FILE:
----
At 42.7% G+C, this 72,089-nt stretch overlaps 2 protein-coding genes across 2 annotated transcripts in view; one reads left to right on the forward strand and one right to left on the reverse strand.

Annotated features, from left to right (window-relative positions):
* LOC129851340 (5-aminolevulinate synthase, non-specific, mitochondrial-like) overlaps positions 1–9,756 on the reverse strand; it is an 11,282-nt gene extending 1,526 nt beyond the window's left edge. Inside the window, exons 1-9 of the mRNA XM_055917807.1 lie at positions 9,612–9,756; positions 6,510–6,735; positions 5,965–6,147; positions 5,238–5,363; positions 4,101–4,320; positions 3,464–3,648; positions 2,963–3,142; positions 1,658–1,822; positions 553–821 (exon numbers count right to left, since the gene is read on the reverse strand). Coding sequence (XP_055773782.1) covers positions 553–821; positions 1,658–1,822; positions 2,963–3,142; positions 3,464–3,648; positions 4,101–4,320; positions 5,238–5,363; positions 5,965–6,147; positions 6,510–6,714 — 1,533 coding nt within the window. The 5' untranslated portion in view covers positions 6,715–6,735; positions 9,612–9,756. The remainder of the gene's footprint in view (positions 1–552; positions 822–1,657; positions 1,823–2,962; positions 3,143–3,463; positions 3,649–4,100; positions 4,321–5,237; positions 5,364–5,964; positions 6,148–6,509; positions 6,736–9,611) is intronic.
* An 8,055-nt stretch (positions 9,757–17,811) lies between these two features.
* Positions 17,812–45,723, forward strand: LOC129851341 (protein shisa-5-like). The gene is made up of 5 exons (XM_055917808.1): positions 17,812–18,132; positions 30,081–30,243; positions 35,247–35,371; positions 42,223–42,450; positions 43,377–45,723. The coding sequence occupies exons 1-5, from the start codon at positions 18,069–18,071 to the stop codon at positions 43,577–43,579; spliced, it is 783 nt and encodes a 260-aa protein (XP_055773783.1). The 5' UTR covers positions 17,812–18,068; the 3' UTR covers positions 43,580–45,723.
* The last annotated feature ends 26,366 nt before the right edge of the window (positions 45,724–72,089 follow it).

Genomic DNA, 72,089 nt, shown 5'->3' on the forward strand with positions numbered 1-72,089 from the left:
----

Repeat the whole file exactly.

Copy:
At 42.7% G+C, this 72,089-nt stretch overlaps 2 protein-coding genes across 2 annotated transcripts in view; one reads left to right on the forward strand and one right to left on the reverse strand.

Annotated features, from left to right (window-relative positions):
* LOC129851340 (5-aminolevulinate synthase, non-specific, mitochondrial-like) overlaps positions 1–9,756 on the reverse strand; it is an 11,282-nt gene extending 1,526 nt beyond the window's left edge. Inside the window, exons 1-9 of the mRNA XM_055917807.1 lie at positions 9,612–9,756; positions 6,510–6,735; positions 5,965–6,147; positions 5,238–5,363; positions 4,101–4,320; positions 3,464–3,648; positions 2,963–3,142; positions 1,658–1,822; positions 553–821 (exon numbers count right to left, since the gene is read on the reverse strand). Coding sequence (XP_055773782.1) covers positions 553–821; positions 1,658–1,822; positions 2,963–3,142; positions 3,464–3,648; positions 4,101–4,320; positions 5,238–5,363; positions 5,965–6,147; positions 6,510–6,714 — 1,533 coding nt within the window. The 5' untranslated portion in view covers positions 6,715–6,735; positions 9,612–9,756. The remainder of the gene's footprint in view (positions 1–552; positions 822–1,657; positions 1,823–2,962; positions 3,143–3,463; positions 3,649–4,100; positions 4,321–5,237; positions 5,364–5,964; positions 6,148–6,509; positions 6,736–9,611) is intronic.
* An 8,055-nt stretch (positions 9,757–17,811) lies between these two features.
* Positions 17,812–45,723, forward strand: LOC129851341 (protein shisa-5-like). The gene is made up of 5 exons (XM_055917808.1): positions 17,812–18,132; positions 30,081–30,243; positions 35,247–35,371; positions 42,223–42,450; positions 43,377–45,723. The coding sequence occupies exons 1-5, from the start codon at positions 18,069–18,071 to the stop codon at positions 43,577–43,579; spliced, it is 783 nt and encodes a 260-aa protein (XP_055773783.1). The 5' UTR covers positions 17,812–18,068; the 3' UTR covers positions 43,580–45,723.
* The last annotated feature ends 26,366 nt before the right edge of the window (positions 45,724–72,089 follow it).

Genomic DNA, 72,089 nt, shown 5'->3' on the forward strand with positions numbered 1-72,089 from the left: